Changjiu and Lingang Group will use coastal shipping for BMW-Brilliance in China09 June 2016 | Ellen Hua
Changjiu Logistics is partnering with Lingang Modern Logistics to deliver vehicles for BMW-Brilliance Automotive (BBA) from Shenyang, in north-east China, to Shanghai via coastal waterways for further distribution in the important east China region.
The two parties signed a partnership agreement this week in the kick-off ceremony held at Shanghai Nangang, on the southern perimeter of the city along the Hangzhou Bay.
In late April, Changjiu was awarded a three-year contract with BMW-Brilliance, which manufactures BMW models for the Chinese market. Changjiu will move BBA vehicles from the carmaker’s Shenyang plant by truck to the vehicle terminal at the port of Dalian, a distance of around 400km. From there, vehicles will be taken by ro-ro vessels to Shanghai’s Nangang vehicle terminal. Changjiu and BBA expect the transport flow to reach around 180,000 units per year.
Short-sea transport solutions together with warehousing and distribution operations in in eastern China are both at the core of BBA’s logistics strategy for finished vehicles in the region. “We make cars with our social responsibilities in mind and thus would also think of green solutions when it comes to logistics. Our strategy of involving more water and rail [in vehicle transport] remains unchanged,” said Tian Chaohui, finished vehicle logistics director of BMW-Brilliance.
Expanding the use of use of multimodal options such as coastal ro-ro shipping and inland waterways will also be an important strategy for coping with changes to China’s trucking regulations. According to China’s GB1589 regulation, which will come into force this year, car carriers in the country will have to follow stricter guidelines and dimensions, which could see load factors reduced from 20 vehicles or more per truck to 8-10 vehicles. Logistics providers will have around two years to comply with the new regulations.
New partnerships for multimodal
Changjiu Logistics is one of the largest third-party logistics service provider in China in the area of automotive logistics and the largest privately-owned one. Unlike other, state-owned companies, it has no direct affiliation with an OEM.
CDC International Logistics, a subsidiary that is owned 70% by Changjiu and 30% by the port of Dalian, will be responsible for the sea voyage by ro-ro vessel via its wholly owned Kingfour Marine, with three 2,100-unit capacity vessels that will soon be put into operation. According to CDC, the fleet is the first in China that will be able to carry out ocean shipping and move vehicles along the Yangtze River, which is an important distribution artery for China between Shanghai and Chongqing, in the south-west.
Changjiu, which has long provided logistics services for BMW-Brilliance, has established a new strategic partnership with Lingang Group for this project.
“The BMW-Brilliance project provides a key opportunity for the partnership between Lingang Group and Changjiu Logistics to work towards developing the largest multi-purpose auto logistics hub in the east China region,” said Bo Shijiu, chairman of Changjiu Logistics.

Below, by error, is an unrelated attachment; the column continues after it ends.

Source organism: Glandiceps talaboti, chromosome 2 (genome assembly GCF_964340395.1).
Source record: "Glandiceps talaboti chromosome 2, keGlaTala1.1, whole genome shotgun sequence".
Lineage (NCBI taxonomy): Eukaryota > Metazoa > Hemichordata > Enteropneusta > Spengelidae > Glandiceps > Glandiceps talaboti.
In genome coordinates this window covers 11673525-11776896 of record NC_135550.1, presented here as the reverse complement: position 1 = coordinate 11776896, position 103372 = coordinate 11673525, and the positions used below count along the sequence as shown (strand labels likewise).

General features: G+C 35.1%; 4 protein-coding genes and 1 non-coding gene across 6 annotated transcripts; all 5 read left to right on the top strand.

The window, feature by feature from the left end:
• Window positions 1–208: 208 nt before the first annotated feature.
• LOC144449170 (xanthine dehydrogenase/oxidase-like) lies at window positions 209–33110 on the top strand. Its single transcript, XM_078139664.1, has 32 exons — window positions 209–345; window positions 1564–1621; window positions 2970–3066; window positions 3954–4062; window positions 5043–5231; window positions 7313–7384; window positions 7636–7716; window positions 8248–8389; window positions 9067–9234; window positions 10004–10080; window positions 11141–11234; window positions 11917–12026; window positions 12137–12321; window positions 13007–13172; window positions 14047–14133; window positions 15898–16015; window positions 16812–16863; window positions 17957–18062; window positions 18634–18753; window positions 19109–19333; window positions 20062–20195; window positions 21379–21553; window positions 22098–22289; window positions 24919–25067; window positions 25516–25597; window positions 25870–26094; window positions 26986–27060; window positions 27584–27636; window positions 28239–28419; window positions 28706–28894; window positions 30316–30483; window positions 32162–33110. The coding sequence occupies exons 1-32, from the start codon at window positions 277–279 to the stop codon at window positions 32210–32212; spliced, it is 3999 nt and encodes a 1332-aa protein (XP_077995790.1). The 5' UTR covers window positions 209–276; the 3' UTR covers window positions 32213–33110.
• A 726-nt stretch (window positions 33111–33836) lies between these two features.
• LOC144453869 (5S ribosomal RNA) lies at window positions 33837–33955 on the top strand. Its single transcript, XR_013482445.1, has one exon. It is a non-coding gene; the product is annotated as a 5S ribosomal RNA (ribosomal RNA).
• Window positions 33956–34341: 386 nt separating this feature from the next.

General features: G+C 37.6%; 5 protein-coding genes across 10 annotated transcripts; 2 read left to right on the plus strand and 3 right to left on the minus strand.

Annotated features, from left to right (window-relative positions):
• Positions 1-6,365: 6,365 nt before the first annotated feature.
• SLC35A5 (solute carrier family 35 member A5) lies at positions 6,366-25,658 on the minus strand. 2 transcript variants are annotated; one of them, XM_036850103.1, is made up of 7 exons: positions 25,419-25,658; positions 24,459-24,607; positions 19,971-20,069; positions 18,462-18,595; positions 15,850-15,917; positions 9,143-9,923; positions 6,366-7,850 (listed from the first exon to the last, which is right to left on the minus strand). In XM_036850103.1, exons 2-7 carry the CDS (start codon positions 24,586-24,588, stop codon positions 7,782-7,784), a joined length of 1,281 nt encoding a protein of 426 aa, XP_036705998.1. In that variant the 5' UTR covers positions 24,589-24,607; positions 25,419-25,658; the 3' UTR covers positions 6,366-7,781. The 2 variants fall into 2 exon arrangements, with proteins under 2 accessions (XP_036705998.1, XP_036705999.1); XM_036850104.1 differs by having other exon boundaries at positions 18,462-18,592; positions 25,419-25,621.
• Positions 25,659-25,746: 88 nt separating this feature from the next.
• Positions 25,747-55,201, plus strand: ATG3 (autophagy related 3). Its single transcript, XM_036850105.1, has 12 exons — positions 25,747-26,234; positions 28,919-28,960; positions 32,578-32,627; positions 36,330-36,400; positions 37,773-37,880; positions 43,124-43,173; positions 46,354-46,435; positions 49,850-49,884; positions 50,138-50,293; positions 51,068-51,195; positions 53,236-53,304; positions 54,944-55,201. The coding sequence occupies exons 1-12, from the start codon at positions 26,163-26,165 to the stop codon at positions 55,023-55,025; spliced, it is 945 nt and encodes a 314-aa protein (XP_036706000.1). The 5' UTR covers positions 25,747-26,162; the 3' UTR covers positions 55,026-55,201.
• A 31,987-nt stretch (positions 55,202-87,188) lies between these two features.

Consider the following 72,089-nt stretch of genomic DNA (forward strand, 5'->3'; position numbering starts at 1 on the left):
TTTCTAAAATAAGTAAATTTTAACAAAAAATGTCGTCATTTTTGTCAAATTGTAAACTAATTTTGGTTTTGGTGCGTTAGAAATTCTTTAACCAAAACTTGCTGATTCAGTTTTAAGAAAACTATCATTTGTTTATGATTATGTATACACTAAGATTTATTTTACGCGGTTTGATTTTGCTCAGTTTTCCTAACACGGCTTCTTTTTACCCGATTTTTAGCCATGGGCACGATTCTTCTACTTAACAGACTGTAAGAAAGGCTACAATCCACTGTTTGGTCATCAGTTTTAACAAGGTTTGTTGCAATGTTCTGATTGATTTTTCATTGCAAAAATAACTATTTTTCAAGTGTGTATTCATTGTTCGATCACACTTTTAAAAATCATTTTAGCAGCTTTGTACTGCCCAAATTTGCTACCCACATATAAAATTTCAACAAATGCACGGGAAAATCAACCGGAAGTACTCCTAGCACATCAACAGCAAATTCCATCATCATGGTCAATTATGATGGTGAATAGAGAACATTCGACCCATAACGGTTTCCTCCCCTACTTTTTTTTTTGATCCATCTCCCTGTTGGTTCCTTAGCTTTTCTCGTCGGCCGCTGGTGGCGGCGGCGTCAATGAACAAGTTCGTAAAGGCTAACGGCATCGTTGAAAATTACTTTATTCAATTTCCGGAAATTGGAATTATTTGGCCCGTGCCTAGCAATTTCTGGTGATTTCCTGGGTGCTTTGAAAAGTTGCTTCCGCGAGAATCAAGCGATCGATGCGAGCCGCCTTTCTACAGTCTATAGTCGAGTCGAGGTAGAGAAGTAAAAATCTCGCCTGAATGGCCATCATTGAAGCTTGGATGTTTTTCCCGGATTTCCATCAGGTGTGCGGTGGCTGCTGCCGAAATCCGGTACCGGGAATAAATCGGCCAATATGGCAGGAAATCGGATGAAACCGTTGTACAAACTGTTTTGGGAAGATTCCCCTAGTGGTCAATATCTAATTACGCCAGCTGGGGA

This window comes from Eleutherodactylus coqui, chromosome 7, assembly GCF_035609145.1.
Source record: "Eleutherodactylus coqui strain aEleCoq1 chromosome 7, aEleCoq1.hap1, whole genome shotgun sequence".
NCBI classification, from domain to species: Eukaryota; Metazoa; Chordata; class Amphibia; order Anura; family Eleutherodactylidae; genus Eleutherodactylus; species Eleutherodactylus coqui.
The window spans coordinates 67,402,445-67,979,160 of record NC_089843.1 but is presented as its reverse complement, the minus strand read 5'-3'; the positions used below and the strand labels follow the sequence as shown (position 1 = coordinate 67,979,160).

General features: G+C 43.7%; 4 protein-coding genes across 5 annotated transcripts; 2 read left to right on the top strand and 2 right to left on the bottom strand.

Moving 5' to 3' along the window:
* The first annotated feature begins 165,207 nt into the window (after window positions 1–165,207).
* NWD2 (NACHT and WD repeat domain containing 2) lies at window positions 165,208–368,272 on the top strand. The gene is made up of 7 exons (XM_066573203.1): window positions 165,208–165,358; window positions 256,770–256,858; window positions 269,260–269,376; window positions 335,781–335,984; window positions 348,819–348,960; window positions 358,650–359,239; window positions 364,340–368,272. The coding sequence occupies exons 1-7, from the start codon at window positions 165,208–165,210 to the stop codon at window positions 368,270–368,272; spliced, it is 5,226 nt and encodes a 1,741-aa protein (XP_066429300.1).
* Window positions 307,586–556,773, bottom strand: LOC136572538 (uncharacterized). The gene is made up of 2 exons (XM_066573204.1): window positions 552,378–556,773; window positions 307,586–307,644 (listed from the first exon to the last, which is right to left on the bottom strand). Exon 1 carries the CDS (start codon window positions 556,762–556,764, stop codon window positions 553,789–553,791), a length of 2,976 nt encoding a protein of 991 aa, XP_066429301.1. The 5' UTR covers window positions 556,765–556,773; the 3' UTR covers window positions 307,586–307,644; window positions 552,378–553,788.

Nangang, whose operation is managed by Lingang Modern Logistics, is a young member of the larger port of Shanghai. It is a public terminal located in the south-eastern part of Shanghai, where five modes of transport converge – air, sea, rail, road and inland waterway. The Shanghai Lingang Industrial Zone in this area has planned a logistics park of 23,000 sq.m. Its ro-ro berths, combined with availability of multimodal transport, access to ample land supply and position close to consumption centres, make Nangang a viable automotive logistics hub.
“The BMW-Brilliance project will enable the Nangang ro-ro terminal to play to its strengths in land space, geographical position, favourable policies as well as its multimodal practice,” said Yuan Guohua, chief executive officer of Lingang Group.
Lingang Modern Logistics is newly founded and its partnership with Changjiu to service BMW-Brilliance at Nangang is its first major project. The company has ambitions to work with Changjiu to create a vehicle hub for transport by water and rail, as well as serving as a distribution centre for vehicles and automotive parts for eastern China.
“The BMW-Brilliance project provides a key opportunity for the partnership between Lingang Group and Changjiu Logistics to work towards developing the largest multi-purpose auto logistics hub in the east China region.” – Bo Shijiu, Changjiu Logistics
As China is on the verge of enforcing new car-carrier regulations, logistics experts continue to emphasise the importance of developing multimodal logistics corridors. Ma Zengrong, general secretary of the Chinese Automotive Logistics Association of the China Federation of Logistics and purchasing, an important Beijing-linked industry group, said the country would soon see a new “industrial upgrading’, primarily featuring a multimodal transport system.
“BMW-Brilliance’s strength in supply chain management, Changjiu’s network control and innovation capability, plus Lingang Group’s existing equipment resources and its technology development ability are likely to work together to help generate a new platform and opportunity for further impressive growth in the sector,” he said.
For more on Chinese automotive logistics, including changes to regulatory policy, read our coverage from the Automotive Logistics China conference held in April in Chengdu.